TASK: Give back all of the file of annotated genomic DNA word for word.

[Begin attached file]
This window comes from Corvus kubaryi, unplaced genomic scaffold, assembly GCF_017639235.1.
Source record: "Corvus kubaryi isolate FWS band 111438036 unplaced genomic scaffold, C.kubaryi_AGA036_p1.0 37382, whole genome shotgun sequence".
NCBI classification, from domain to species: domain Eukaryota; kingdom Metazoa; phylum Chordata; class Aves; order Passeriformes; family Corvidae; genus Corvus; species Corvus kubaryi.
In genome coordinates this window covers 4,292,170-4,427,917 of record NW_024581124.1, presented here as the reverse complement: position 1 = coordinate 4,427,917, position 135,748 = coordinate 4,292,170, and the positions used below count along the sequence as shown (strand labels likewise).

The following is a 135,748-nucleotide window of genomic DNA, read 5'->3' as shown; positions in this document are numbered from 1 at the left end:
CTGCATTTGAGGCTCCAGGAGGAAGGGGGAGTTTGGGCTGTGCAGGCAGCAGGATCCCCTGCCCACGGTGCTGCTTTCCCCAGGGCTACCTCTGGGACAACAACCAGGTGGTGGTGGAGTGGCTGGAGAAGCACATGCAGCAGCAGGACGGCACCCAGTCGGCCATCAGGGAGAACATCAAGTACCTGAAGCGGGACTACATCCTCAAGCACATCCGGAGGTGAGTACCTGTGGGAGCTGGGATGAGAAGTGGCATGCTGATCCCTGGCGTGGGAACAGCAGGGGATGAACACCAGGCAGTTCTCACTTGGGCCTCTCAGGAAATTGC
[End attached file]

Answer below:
This window comes from Corvus kubaryi, unplaced genomic scaffold, assembly GCF_017639235.1.
Source record: "Corvus kubaryi isolate FWS band 111438036 unplaced genomic scaffold, C.kubaryi_AGA036_p1.0 37382, whole genome shotgun sequence".
NCBI classification, from domain to species: domain Eukaryota; kingdom Metazoa; phylum Chordata; class Aves; order Passeriformes; family Corvidae; genus Corvus; species Corvus kubaryi.
In genome coordinates this window covers 4,292,170-4,427,917 of record NW_024581124.1, presented here as the reverse complement: position 1 = coordinate 4,427,917, position 135,748 = coordinate 4,292,170, and the positions used below count along the sequence as shown (strand labels likewise).

The following is a 135,748-nucleotide window of genomic DNA, read 5'->3' as shown; positions in this document are numbered from 1 at the left end:
CTGCATTTGAGGCTCCAGGAGGAAGGGGGAGTTTGGGCTGTGCAGGCAGCAGGATCCCCTGCCCACGGTGCTGCTTTCCCCAGGGCTACCTCTGGGACAACAACCAGGTGGTGGTGGAGTGGCTGGAGAAGCACATGCAGCAGCAGGACGGCACCCAGTCGGCCATCAGGGAGAACATCAAGTACCTGAAGCGGGACTACATCCTCAAGCACATCCGGAGGTGAGTACCTGTGGGAGCTGGGATGAGAAGTGGCATGCTGATCCCTGGCGTGGGAACAGCAGGGGATGAACACCAGGCAGTTCTCACTTGGGCCTCTCAGGAAATTGC